Write a few sentences about what the study’s about and why it’s a big deal. (see sample pitch letter at end)
Include the press release and paper when possible.
Always be thinking about video, audio, and other multimedia. It can sometimes put a story over the edge.
Please note that we do not throw stories at new writers. You must pitch and write a few stories for us first. If we are happy with your writing and performance, we may start throwing stories at you.
We tend to be light on physical sciences, so if you see a cool physics, math, chemistry, etc. story, you have a better chance of success. That is, assuming you have demonstrated that you can handle this subject matter. That being said, most of our stories are life science stories, so there is ample opportunity to get these types of stories greenlit.
Take a look at our website to get a sense of the type of stories we cover and how we cover them. This is also a good way to ensure that you don’t pitch a story we’ve already run.
If you are not signed up for embargoed content, please do so through EurekAlert. You should also contact the major journals and asked to be put on their e-mail lists for embargoed news.
If you have not heard back about a pitch within a day of pitching (less if it’s very time sensitive), please contact us again. We have an aggressive spam filter.
How the Process Works
If we greenlight a pitch, we will usually ask you to file it at 8 AM eastern time on the day we want to publish it (usually the day the embargo lifts). We will want art and multimedia by noon.
Your story will likely go through a couple of rounds of editing with a primary editor and another round of editing with a top editor. The story will then be copyedited and posted. This process usually takes 4 - 5 hours, and it is critical that you be available either via e-mail or phone until it is complete.
Sample Pitch Letter
Pitch: Researchers Find Antibiotic Resistant Bacteria on Antibiotic-Free Meat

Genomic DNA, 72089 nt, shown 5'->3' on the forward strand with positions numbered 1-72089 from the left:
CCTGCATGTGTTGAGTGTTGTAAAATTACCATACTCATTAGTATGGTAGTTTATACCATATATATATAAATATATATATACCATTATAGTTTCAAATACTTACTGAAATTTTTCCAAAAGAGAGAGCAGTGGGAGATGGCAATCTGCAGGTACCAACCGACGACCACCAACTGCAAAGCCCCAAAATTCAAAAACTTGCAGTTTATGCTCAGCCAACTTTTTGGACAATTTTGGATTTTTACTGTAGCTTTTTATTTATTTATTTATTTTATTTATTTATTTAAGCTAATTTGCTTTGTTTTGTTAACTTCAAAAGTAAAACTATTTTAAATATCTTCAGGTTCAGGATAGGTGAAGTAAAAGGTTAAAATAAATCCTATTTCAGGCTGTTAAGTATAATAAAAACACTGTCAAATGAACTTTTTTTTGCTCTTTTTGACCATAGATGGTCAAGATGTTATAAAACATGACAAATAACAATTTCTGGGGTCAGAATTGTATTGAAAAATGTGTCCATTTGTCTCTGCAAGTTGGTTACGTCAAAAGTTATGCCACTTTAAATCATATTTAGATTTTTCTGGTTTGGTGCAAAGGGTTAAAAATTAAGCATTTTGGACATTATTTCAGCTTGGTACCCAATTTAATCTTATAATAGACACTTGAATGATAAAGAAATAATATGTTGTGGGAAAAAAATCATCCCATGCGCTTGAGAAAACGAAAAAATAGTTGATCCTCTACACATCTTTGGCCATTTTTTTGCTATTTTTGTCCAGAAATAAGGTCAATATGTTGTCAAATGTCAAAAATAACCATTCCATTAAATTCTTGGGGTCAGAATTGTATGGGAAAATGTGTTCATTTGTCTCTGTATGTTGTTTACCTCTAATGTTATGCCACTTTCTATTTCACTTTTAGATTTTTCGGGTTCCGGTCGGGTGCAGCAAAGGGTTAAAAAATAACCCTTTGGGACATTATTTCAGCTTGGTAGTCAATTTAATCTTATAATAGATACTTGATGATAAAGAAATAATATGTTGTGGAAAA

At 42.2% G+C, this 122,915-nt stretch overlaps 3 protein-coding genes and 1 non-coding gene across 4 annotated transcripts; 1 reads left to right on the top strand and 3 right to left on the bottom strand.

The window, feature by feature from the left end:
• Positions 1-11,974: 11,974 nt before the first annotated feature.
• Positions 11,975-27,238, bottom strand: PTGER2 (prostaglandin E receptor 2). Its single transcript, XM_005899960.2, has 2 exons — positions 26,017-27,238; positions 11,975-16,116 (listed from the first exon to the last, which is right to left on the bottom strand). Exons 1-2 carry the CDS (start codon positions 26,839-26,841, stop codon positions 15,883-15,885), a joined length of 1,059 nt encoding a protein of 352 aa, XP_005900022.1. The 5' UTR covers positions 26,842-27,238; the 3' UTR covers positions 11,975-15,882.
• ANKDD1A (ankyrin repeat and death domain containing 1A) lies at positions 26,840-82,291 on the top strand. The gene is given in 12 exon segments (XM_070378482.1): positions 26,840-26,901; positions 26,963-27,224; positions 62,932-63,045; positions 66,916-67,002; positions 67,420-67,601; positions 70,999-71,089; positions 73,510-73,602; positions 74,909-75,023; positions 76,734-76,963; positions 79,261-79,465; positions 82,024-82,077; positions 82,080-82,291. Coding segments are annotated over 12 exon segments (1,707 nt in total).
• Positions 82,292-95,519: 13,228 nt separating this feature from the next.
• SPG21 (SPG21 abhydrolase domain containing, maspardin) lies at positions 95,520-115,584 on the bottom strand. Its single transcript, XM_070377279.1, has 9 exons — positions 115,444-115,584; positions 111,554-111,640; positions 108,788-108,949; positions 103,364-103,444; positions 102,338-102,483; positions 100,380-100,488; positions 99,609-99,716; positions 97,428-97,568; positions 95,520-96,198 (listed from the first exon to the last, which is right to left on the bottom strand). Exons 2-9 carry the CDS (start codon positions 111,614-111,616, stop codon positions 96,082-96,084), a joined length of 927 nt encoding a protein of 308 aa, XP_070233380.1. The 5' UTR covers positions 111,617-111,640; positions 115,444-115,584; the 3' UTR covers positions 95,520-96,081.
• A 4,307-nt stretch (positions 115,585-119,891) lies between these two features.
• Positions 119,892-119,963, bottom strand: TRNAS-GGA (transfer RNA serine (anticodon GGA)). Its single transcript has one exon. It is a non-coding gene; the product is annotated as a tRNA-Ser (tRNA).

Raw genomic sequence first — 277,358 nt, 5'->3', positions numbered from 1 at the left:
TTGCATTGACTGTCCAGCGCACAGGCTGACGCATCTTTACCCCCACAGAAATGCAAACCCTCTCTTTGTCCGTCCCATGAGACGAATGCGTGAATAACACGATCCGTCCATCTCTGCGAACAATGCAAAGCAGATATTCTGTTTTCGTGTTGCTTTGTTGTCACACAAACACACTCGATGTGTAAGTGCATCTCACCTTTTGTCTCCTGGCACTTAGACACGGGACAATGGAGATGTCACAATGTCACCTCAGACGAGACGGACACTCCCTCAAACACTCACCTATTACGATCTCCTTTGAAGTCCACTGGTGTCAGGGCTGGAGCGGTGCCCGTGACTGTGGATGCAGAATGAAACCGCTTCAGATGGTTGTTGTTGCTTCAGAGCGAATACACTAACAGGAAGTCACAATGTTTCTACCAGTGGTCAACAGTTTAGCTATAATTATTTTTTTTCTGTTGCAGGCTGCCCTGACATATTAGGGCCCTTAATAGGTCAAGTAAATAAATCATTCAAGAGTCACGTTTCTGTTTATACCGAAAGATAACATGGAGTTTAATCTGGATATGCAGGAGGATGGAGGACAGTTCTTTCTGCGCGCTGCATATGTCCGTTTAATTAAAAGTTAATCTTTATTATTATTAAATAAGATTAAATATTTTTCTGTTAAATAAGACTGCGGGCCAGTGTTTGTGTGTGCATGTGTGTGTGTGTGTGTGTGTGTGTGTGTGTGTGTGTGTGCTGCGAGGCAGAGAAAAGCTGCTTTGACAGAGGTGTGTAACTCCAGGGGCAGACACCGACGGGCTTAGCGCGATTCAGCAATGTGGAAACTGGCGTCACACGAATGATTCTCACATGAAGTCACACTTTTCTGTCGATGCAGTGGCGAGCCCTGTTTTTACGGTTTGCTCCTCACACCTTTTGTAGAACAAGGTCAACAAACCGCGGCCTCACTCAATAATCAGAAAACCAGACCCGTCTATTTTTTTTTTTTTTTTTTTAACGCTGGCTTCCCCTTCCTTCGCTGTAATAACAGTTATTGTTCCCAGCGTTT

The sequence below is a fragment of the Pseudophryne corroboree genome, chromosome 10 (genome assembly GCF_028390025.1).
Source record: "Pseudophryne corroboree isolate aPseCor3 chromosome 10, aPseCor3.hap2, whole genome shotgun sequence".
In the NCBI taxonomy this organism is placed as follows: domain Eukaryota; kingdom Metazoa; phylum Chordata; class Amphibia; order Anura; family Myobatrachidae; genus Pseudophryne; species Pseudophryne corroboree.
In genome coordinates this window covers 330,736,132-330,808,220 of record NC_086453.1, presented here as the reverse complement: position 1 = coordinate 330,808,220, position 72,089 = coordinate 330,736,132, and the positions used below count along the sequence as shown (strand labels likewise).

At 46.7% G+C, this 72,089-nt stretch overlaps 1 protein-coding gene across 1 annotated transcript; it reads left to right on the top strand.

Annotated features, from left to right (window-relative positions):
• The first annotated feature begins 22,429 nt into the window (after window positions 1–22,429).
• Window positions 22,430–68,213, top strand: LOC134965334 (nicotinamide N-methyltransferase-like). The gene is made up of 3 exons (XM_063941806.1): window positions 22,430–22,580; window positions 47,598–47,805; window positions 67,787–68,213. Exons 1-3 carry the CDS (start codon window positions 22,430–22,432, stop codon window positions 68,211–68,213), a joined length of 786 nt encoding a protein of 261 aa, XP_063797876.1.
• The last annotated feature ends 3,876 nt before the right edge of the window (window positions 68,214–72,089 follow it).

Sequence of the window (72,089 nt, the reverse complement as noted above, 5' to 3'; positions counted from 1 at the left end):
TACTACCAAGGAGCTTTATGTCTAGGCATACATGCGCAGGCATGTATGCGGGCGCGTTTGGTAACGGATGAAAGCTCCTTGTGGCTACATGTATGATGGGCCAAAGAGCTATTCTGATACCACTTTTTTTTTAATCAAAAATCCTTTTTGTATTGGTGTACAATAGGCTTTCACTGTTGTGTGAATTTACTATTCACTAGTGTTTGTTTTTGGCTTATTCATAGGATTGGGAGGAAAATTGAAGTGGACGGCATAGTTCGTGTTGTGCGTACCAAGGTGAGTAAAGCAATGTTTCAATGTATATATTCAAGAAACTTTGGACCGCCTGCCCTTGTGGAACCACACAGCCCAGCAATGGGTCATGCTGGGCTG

If you're paying premium prices for antibiotic-free meat, then you might also expect that your steak -- or pork chop or chicken breast -- is free of antibiotic-resistant bacteria. However, a new study that’s about to be published in PLoS ONE finds that this is not always the case. Researchers who compared grass-fed versus conventionally-raised farm animals discovered Methicillin-resistant Staphylococcus aureus, one of the world’s most dangerous drug-resistant microbes, in similar quantities in meat sold from both animals. So consumers buying products labeled “no antibiotics added” may not be getting what they’re paying for—and the government may have to rethink how it regulates this meat.
This story is embargoed for 5 PM EST next Friday. The press release is below, and I have attached the article.
I'm a science journalist who has written for WebMD, Nature, and Discover. I've written about the public health and regulatory aspects of antibiotic use in food animals for the Los Angeles Times.
Thanks for considering my pitch. I look forward to hearing from you.
Writing for ScienceNOW
Here are some simple rules that will help you write and organize your ScienceNOW, or SNOW as we call it. The most useful thing you can do is to visit the site and take a look at some of the stories we have run. Please keep in mind that your story should be written for a general audience. Anyone in high school on up should be able to understand and enjoy it.